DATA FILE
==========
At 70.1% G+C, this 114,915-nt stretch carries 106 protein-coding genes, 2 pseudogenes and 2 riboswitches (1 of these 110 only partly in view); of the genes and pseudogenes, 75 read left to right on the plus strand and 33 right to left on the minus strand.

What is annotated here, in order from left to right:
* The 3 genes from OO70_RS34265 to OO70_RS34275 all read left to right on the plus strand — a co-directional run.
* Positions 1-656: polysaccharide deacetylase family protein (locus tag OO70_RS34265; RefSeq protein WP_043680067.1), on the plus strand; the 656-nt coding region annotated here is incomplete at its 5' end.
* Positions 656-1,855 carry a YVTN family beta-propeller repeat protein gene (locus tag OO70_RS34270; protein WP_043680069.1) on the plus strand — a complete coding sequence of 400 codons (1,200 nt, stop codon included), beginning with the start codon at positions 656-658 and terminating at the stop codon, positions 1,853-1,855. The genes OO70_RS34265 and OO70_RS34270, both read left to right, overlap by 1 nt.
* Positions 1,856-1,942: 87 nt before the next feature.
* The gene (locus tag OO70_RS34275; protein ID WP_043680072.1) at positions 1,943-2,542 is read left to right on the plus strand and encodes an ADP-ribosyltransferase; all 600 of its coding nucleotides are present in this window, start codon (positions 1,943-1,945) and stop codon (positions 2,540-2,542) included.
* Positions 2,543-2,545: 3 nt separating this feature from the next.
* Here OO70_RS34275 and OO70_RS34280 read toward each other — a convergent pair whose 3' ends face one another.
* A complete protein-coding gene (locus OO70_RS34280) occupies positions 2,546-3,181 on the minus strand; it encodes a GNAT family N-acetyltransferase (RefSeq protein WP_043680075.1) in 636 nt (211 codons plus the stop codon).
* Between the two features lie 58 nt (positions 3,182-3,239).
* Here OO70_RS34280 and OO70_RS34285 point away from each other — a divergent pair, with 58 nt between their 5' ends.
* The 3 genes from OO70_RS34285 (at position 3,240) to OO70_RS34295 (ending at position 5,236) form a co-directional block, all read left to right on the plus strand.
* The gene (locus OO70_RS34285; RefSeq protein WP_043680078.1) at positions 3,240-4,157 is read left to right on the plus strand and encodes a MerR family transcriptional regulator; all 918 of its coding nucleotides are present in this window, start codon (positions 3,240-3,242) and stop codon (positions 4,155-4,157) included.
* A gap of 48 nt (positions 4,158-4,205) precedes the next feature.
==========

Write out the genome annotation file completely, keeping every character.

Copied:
At 70.1% G+C, this 114,915-nt stretch carries 106 protein-coding genes, 2 pseudogenes and 2 riboswitches (1 of these 110 only partly in view); of the genes and pseudogenes, 75 read left to right on the plus strand and 33 right to left on the minus strand.

What is annotated here, in order from left to right:
* The 3 genes from OO70_RS34265 to OO70_RS34275 all read left to right on the plus strand — a co-directional run.
* Positions 1-656: polysaccharide deacetylase family protein (locus tag OO70_RS34265; RefSeq protein WP_043680067.1), on the plus strand; the 656-nt coding region annotated here is incomplete at its 5' end.
* Positions 656-1,855 carry a YVTN family beta-propeller repeat protein gene (locus tag OO70_RS34270; protein WP_043680069.1) on the plus strand — a complete coding sequence of 400 codons (1,200 nt, stop codon included), beginning with the start codon at positions 656-658 and terminating at the stop codon, positions 1,853-1,855. The genes OO70_RS34265 and OO70_RS34270, both read left to right, overlap by 1 nt.
* Positions 1,856-1,942: 87 nt before the next feature.
* The gene (locus tag OO70_RS34275; protein ID WP_043680072.1) at positions 1,943-2,542 is read left to right on the plus strand and encodes an ADP-ribosyltransferase; all 600 of its coding nucleotides are present in this window, start codon (positions 1,943-1,945) and stop codon (positions 2,540-2,542) included.
* Positions 2,543-2,545: 3 nt separating this feature from the next.
* Here OO70_RS34275 and OO70_RS34280 read toward each other — a convergent pair whose 3' ends face one another.
* A complete protein-coding gene (locus OO70_RS34280) occupies positions 2,546-3,181 on the minus strand; it encodes a GNAT family N-acetyltransferase (RefSeq protein WP_043680075.1) in 636 nt (211 codons plus the stop codon).
* Between the two features lie 58 nt (positions 3,182-3,239).
* Here OO70_RS34280 and OO70_RS34285 point away from each other — a divergent pair, with 58 nt between their 5' ends.
* The 3 genes from OO70_RS34285 (at position 3,240) to OO70_RS34295 (ending at position 5,236) form a co-directional block, all read left to right on the plus strand.
* The gene (locus OO70_RS34285; RefSeq protein WP_043680078.1) at positions 3,240-4,157 is read left to right on the plus strand and encodes a MerR family transcriptional regulator; all 918 of its coding nucleotides are present in this window, start codon (positions 3,240-3,242) and stop codon (positions 4,155-4,157) included.
* A gap of 48 nt (positions 4,158-4,205) precedes the next feature.